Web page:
Category Archives: Monitors

Use your TV as a computer monitor

I have three monitors but one of them went on the blink. They aren’t made any more so I decided to replace them all (Don’t worry, they went to good homes).

Maybe one of those fashionable wide monitors could replace all three? It would be an elegant option, but looking at the cost made it very unattractive and I would still be stuck with a limited vertical height (which isn’t so good when running simulations).

Three monitors would be cheaper but what else could I do? I’ve had a 55” 4K television for a few years and plugged my laptop into it as a test. Incredible! Nice and crisp text when up close and so immersive. Now your computer may not be capable of 4K or UHD resolution (3840*2160) so do check what display resolution you are getting.

You could just stop at this point and use the TV as an occasional monitor but my main computer is in the office and I needed one there. So I did some measuring up and saw that I could fit a 43” 4K TV onto my desk.

Next stage, look at prices to find they are much better value than monitors. Measured where the screen would be relative to me sitting down both vertically and horizontally, then down to the TV shop to see which suited me best. I got some odd looks with my tape measure out but I needed to be sure.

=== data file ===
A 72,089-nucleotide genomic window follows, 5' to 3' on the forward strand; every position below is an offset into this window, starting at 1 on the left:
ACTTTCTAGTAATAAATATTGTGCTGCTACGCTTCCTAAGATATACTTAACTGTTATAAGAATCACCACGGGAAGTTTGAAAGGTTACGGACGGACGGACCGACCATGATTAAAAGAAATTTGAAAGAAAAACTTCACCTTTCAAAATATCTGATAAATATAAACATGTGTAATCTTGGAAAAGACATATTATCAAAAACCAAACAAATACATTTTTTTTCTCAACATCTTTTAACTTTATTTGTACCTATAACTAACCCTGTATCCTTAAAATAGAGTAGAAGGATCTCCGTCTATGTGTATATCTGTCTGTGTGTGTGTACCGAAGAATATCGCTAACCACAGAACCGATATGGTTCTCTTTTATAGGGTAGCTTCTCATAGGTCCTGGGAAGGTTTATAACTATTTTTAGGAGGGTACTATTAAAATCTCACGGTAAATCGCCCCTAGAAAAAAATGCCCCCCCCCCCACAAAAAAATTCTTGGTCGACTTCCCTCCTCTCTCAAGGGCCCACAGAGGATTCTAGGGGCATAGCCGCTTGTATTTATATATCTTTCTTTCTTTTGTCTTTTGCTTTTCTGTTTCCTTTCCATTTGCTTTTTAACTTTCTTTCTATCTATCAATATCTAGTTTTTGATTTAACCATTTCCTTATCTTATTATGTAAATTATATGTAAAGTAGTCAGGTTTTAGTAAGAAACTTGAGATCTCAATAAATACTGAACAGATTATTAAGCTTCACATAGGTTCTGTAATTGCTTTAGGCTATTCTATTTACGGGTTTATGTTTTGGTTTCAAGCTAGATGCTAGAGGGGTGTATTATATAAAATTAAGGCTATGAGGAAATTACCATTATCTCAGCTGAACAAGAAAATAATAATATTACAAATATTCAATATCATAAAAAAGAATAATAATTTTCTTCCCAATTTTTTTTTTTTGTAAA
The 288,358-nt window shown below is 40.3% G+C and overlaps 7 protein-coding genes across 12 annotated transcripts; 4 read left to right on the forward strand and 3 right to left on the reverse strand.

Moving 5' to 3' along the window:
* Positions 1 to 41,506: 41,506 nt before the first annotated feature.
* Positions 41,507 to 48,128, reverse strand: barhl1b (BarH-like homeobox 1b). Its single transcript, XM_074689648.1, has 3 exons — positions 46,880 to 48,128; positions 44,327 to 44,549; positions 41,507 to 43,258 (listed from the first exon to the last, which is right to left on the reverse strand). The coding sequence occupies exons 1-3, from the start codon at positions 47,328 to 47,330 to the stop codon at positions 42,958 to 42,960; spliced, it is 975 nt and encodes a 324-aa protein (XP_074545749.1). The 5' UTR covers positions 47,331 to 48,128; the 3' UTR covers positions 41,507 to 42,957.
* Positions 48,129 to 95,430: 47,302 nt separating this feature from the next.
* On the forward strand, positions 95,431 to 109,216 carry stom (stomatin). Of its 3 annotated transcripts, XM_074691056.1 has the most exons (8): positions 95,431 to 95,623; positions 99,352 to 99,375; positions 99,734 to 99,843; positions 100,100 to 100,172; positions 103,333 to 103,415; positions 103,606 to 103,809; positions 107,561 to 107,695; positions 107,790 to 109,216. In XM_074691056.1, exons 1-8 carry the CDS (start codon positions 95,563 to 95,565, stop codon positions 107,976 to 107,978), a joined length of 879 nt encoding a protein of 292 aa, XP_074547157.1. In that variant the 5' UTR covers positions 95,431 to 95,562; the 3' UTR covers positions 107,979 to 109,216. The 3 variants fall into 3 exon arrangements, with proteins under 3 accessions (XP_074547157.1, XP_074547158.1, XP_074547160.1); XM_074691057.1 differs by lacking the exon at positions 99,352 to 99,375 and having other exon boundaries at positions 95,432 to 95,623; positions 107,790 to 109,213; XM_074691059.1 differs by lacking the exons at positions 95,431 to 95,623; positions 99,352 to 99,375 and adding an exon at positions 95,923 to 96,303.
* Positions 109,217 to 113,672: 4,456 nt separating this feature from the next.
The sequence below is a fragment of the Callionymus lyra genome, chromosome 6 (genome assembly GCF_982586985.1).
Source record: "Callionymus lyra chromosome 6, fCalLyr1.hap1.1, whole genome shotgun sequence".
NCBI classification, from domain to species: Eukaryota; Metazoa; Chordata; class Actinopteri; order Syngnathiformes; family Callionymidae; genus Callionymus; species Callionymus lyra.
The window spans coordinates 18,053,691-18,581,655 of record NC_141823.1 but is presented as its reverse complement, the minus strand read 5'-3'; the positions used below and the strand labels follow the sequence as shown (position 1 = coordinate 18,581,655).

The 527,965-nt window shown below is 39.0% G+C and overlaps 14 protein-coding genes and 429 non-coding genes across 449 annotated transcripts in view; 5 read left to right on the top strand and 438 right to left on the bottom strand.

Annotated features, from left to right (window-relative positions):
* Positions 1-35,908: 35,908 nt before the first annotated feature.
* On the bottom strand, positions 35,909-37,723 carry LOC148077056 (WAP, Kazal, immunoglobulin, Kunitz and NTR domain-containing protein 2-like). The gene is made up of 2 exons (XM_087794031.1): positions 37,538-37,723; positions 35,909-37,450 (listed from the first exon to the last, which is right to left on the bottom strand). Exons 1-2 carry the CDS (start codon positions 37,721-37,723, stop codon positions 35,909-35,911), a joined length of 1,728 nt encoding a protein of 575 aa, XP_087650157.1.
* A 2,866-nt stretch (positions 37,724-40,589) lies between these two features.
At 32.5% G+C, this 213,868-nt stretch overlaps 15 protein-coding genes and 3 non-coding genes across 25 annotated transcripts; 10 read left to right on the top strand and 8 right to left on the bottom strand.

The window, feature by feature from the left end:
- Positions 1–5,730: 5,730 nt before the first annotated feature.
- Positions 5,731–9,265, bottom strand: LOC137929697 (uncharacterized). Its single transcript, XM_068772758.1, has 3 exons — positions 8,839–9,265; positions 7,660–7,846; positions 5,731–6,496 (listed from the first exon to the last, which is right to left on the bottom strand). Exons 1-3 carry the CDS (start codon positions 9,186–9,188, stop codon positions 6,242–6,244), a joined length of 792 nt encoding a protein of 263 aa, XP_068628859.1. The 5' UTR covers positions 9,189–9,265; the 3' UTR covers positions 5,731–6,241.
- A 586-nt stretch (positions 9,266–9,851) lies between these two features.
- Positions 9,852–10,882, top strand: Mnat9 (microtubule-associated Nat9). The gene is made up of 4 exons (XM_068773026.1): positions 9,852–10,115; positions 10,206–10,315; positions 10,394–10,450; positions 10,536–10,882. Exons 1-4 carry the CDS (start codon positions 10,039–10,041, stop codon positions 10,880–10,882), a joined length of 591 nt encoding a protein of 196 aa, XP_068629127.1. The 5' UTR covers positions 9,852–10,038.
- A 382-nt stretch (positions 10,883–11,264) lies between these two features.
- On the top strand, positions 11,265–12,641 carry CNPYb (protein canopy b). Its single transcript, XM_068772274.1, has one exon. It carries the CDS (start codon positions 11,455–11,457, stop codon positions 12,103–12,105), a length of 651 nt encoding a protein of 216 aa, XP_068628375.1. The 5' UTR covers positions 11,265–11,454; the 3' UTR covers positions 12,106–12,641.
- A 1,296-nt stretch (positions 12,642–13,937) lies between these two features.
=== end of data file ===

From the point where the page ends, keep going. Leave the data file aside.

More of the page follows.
You need to check that the TV will take a 4K HDMI input (HDMI 2.0 or higher) and that it actually does have a 4K display. Then see if it has a gaming preset that will speed things up. Finally to make things crisp, turn the TV’s ‘sharpening’ to zero, which is a bit counter-intuitive.

So now I have a massive screen where I use four windows for general work or a big single one for video editing, etc. Oh, yes, I bought a Hisense 43A7GQTUK.

Happy days!

Is your screen showing the right colour?

More and more people are selling and buying over the web, so the image people see is increasingly important. Actually it is still important for print material: have you ever designed a flyer and had a box of oddly-coloured leaflets delivered? This is because printers have accurately profiled devices and you don’t.
Given that the colour accuracy of most mobiles, tablets and monitors is sadly lacking (image impact is more important than accuracy), then we need to start from an accurate base to have even a faint hope of the customer seeing the image that we want.
Luckily there is hope. At the basic level, Windows 10 has a calibration tool built in. Go to settings-display and then select ‘advanced display settings’. You will see ‘colour calibration’. Use this to get a basic correction for your screen.
As Apple sells its own hardware, Macs tend to be more accurate when new, but do try the ‘display calibration assistant’
If you want to get it even more accurate, there are various pieces of hardware that you can buy for under £100 from Xrite and Datacolor. I have a Pantone Huey Pro (now under £40 used on eBay) and the free DisplayCal software which works on Windows, Mac and Linux. It’s far better than the Pantone stuff.
The calibration takes about 15 minutes per display (I have three). So my screens all look the same and are accurate for printing
If you are a professional graphics person, there are devices that will calibrate scanners and printers, but that’s for the people who earn money from graphics.
So even if you do nothing else, use the basic built-in tools to give you a fighting chance of letting people see your products a bit closer to reality. And do it again every few months.